A Combat Search and Rescue (CSAR) mission was immediately sent out to locate and rescue the missing airmen. Two Sikorsky HH-3 Jolly Green Giant helicopters, the recovery team, were escorted by four Douglas A-1 Skyraiders to help in the search and to suppress any enemy gunfire that was trying to shoot down the rescue helicopters.
The Skyraider was a Korean War era carrier-based attack airplane originally in service with the U.S. Navy. It had been replaced by modern jet aircraft, but the Air Force found that its slow flight and ability to carry a heavy fuel and weapons load were ideal for the CSAR escort mission.
The four Skyraiders were from the 602nd Special Operations Squadron at Nakhom Phanom, Thailand. They operated with the call sign SANDY. Lieutenant Colonel William A. Jones III, the squadron commanding officer, on his 98th combat mission, was the on-scene commander flying SANDY 01, an A-1H, serial number 52-139738.
MEDAL OF HONOR JONES, WILLIAM A., III
Rank and organization: Colonel, U.S. Air Force, 602d Special Operations Squadron, Nakon Phanom Royal Thai Air Force Base, Thailand
Place and date: Near Dong Hoi, North Vietnam, 1 September 1968
Entered service at: Charlottesville, Virginia
Born: 31 May 1922, Norfolk, Virginia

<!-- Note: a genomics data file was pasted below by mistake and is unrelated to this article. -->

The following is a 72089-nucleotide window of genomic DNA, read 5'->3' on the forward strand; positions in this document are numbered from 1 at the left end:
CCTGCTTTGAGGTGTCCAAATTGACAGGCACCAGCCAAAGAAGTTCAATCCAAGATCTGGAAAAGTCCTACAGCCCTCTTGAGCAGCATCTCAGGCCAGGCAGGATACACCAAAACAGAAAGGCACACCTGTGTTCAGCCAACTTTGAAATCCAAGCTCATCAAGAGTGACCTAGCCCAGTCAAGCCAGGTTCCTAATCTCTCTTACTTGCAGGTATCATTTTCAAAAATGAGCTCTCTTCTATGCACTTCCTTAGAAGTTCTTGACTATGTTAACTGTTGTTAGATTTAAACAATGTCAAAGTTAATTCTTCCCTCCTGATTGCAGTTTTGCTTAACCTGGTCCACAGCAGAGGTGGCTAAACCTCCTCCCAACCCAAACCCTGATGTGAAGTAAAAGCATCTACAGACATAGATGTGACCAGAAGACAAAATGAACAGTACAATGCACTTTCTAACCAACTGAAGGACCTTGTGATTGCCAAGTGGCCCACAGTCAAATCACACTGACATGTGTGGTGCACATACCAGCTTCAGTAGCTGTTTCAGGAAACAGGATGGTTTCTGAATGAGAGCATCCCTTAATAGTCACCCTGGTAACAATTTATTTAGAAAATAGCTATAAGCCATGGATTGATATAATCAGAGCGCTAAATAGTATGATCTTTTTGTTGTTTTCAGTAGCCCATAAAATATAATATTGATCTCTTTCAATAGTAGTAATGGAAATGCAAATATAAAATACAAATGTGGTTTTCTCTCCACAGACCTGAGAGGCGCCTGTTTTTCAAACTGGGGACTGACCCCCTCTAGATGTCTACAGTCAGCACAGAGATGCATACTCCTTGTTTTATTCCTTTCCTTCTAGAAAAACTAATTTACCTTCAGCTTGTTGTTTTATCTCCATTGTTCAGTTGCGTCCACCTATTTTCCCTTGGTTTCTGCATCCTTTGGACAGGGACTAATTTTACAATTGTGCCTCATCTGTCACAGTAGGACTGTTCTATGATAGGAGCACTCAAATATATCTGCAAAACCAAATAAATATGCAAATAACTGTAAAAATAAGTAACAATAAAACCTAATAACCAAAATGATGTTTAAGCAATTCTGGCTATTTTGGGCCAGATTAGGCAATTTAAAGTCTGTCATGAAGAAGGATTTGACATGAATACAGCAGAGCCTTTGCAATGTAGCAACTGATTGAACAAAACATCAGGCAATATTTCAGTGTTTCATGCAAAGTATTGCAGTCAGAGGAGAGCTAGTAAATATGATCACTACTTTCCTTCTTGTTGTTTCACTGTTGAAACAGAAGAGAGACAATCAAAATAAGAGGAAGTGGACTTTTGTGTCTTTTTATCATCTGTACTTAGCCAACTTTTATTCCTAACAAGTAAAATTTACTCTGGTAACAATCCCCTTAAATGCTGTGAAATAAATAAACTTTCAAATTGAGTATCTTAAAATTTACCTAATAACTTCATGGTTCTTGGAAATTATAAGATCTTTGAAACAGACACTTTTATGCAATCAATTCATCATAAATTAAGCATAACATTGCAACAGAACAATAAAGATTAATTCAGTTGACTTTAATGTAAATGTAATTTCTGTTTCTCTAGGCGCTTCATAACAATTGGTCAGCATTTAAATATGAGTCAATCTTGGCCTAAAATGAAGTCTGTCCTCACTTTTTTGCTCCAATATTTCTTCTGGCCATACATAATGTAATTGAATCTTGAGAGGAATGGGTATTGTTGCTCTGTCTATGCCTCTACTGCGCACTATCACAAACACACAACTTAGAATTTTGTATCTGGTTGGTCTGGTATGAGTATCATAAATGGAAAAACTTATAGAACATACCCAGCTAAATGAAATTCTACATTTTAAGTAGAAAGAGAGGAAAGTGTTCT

Citation: For conspicuous gallantry and intrepidity in action at the risk of his life above and beyond the call of duty. Col Jones distinguished himself as the pilot of an A-1H Skyraider aircraft near Dong Hoi, North Vietnam. On that day, as the on-scene commander in the attempted rescue of a downed U.S. pilot, Col. Jones aircraft was repeatedly hit by heavy and accurate antiaircraft fire. On 1 of his low passes, Col. Jones felt an explosion beneath his aircraft and his cockpit rapidly filled with smoke. With complete disregard of the possibility that his aircraft might still be burning, he unhesitatingly continued his search for the downed pilot. On this pass, he sighted the survivor and a multiple-barrel gun position firing at him from near the top of a karst formation. He could not attack the gun position on that pass for fear he would endanger the downed pilot. Leaving himself exposed to the gun position, Col. Jones attacked the position with cannon and rocket fire on 2 successive passes. On his second pass, the aircraft was hit with multiple rounds of automatic weapons fire. One round impacted the Yankee Extraction System rocket mounted directly behind the headrest, igniting the rocket. His aircraft was observed to burst into flames in the center fuselage section, with flame engulfing the cockpit area. He pulled the extraction handle, jettisoning the canopy. The influx of fresh air made the fire burn with greater intensity for a few moments, but since the rocket motor had already burned, the extraction system did not pull Col. Jones from the aircraft. Despite searing pains from severe burns sustained on his arms, hand, neck, shoulders, and face, Col. Jones pulled his aircraft into a climb and attempted to transmit the location of the downed pilot and the enemy gun position to the other aircraft in the area. His calls were blocked by other aircraft transmissions repeatedly directing him to bail out and within seconds his transmitters were disabled and he could receive only on 1 channel. Completely disregarding his injuries, he elected to fly his crippled aircraft back to his base and pass on essential information for the rescue rather than ball out. Col. Jones successfully landed his heavily damaged aircraft and passed the information to a debriefing officer while on the operating table. As a result of his heroic actions and complete disregard for his personal safety, the downed pilot was rescued later in the day. Col. Jones’ profound concern for his fellow man at the risk of his life, above and beyond the call of duty, are in keeping with the highest traditions of the U.S. Air Force and reflect great credit upon himself and the Armed Forces of this country.